Race

#1338 Notes on the State of Virginia

#1338 Notes on the State of Virginia

"But it does me no injury for my neighbour to say there are twenty gods, or no god. It neither picks my pocket nor breaks my leg."

— Thomas Jefferson, Notes on the State of Virginia

We discuss Jefferson’s only published book, Notes on the State of Virginia. Jefferson completed his first draft of the book in 1781 and first published it anonymously in Paris in 1785. It is widely considered the most important American book published before 1800.

#1302 Alarm Poll

#1302 Alarm Poll

"I'm like everyone else, I'm in the middle. I see some benefits on both edges of the spectrum, but I don't want either of them to prevail."

— Clay S. Jenkinson

Clay S. Jenkinson asked listeners to rate, on a scale of 1 to 10, how alarmed they are about the current state of political affairs in the United States. Rather than just giving a number, many listeners responded with many thoughtful letters. This week we share and read portions from 17 of those letters.

#1300 Better Arguments

#1300 Better Arguments

"Can we talk? Can we try to argue about where we are and where we're going and use the founders as a source of wisdom that might allow us to have a safe place to meet and to talk about this with civility, but with fervor?"

— Joseph J. Ellis

Clay and David discuss how to conduct better arguments, and also speak with author Joseph Ellis to talk about his new book American Dialogue, which will be released this fall.

#1278 Adams, Bees and Guns

#1278 Adams, Bees and Guns

"I believe that we have the right to revolution."

— Thomas Jefferson, as portrayed by Clay S. Jenkinson

President Jefferson answers listener questions about his relationship with John Adams, replacing the Constitution once every generation, bees at Monticello, and the Second Amendment.

#1275 Joseph Ellis

#1275 Joseph Ellis

"There's a perfect alignment between Jefferson's own contradictions and the rest of American history."

— Joseph J. Ellis

Clay speaks with Dr. Joseph J. Ellis, author of more than ten books, including American Sphinx, Passionate Sage, and Revolutionary Summer. His forthcoming book is American Dialogue: The Founders and Us.

#1270 Total Extirpation

#1270 Total Extirpation

"It really upsets me that Jefferson should be anti-canine, but there you are."

— Clay S. Jenkinson

This week, we answer listener questions about Jefferson’s personality traits, Thaddeus Kosciuszko, the State of Jefferson, the Hamilton Soundtrack, fashion during Jefferson’s time, touring Monticello, and Jefferson’s distaste for dogs.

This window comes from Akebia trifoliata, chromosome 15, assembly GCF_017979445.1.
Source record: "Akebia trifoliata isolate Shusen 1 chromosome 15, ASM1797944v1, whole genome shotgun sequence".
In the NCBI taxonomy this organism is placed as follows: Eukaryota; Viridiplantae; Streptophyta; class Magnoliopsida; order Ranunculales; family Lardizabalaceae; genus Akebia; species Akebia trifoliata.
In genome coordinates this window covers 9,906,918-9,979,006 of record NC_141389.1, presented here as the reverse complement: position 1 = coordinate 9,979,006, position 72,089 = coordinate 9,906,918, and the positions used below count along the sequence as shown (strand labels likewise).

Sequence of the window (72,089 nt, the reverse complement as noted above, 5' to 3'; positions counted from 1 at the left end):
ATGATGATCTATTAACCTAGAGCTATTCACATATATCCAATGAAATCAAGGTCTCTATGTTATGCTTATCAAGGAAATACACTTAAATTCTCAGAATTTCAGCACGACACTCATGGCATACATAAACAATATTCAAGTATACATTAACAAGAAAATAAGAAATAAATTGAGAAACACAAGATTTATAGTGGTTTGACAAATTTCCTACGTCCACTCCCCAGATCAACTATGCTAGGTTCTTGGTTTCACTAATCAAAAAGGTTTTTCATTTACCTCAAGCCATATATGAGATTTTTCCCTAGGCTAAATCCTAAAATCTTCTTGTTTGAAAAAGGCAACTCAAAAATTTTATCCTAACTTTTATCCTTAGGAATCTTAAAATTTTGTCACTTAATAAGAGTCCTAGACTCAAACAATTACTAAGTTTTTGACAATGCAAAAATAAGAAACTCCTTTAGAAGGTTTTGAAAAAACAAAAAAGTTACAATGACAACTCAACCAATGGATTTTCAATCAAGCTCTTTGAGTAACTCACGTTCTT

#1255 Show Mister Jefferson

#1255 Show Mister Jefferson

Prompted by a listener letter, Clay answers the question, “If Thomas Jefferson appeared before you today, what would you want to show him from our time?”

Thomas Jefferson: Weeping for America

Thomas Jefferson: Weeping for America

Jefferson wrote, "I regret that I am now to die in the belief that the useless sacrifice of themselves, by the generation of 1776, to acquire self government and happiness to their country, is to be thrown away by the unwise and unworthy passions of their sons, and that my only consolation is to be that I live not to weep over it."

I Acknowledge Mine

I Acknowledge Mine

Clay and David offer a heartfelt thank you to 1776 Club members and share email responses to show #1245 This Thing of Darkness. They also discuss future plans for episodes, including wrapping up the Jefferson 101 series. David goes "off" when Clay tries to pass himself off as an ambivalent person.

Erasing the Past

Erasing the Past

A KKK hood over Jefferson’s head at one of the premier academic institutions of the United States? Columbia, I thought you taught your students to think, to discuss, to reflect, to ponder, to debate, to imagine, to explore rather than merely to posture in righteousness. Really, the students of Columbia are now joining the new American Culture of Outrage? I thought Columbia was above cliché.

#1184 Jefferson 110

This week, in the continuing series of Jefferson biographical shows about President Thomas Jefferson, Clay and David present part two of a discussion about Jefferson’s book, Notes on the State of Virginia, and how some of the things he wrote came back to haunt him politically.

Download this week's episode.


More from the Thomas Jefferson Hour

#1183 Jefferson 109

#1183 Jefferson 109

In the continuing series of Jefferson biographical shows about President Thomas Jefferson, Clay S. Jenkinson and David Swenson present part one of a discussion about Jefferson’s published work, “Notes on the State of Virginia”, often called the greatest book written in America before 1800. In this episode, Jefferson’s positions on race are discussed at length.